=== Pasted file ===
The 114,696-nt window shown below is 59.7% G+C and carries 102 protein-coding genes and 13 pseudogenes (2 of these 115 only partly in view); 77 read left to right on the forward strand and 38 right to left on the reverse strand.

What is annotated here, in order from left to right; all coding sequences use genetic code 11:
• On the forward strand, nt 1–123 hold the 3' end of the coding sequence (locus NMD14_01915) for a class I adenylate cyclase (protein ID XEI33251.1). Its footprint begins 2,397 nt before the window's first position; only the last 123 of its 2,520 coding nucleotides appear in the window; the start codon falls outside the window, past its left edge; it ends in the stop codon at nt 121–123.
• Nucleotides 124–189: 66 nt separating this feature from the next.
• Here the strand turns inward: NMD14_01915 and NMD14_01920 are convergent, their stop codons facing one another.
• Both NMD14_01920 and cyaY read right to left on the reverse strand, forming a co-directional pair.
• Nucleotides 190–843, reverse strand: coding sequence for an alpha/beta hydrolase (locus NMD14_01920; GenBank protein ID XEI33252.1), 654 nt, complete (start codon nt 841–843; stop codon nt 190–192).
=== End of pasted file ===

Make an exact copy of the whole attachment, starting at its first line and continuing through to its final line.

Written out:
The 114,696-nt window shown below is 59.7% G+C and carries 102 protein-coding genes and 13 pseudogenes (2 of these 115 only partly in view); 77 read left to right on the forward strand and 38 right to left on the reverse strand.

What is annotated here, in order from left to right; all coding sequences use genetic code 11:
• On the forward strand, nt 1–123 hold the 3' end of the coding sequence (locus NMD14_01915) for a class I adenylate cyclase (protein ID XEI33251.1). Its footprint begins 2,397 nt before the window's first position; only the last 123 of its 2,520 coding nucleotides appear in the window; the start codon falls outside the window, past its left edge; it ends in the stop codon at nt 121–123.
• Nucleotides 124–189: 66 nt separating this feature from the next.
• Here the strand turns inward: NMD14_01915 and NMD14_01920 are convergent, their stop codons facing one another.
• Both NMD14_01920 and cyaY read right to left on the reverse strand, forming a co-directional pair.
• Nucleotides 190–843, reverse strand: coding sequence for an alpha/beta hydrolase (locus NMD14_01920; GenBank protein ID XEI33252.1), 654 nt, complete (start codon nt 841–843; stop codon nt 190–192).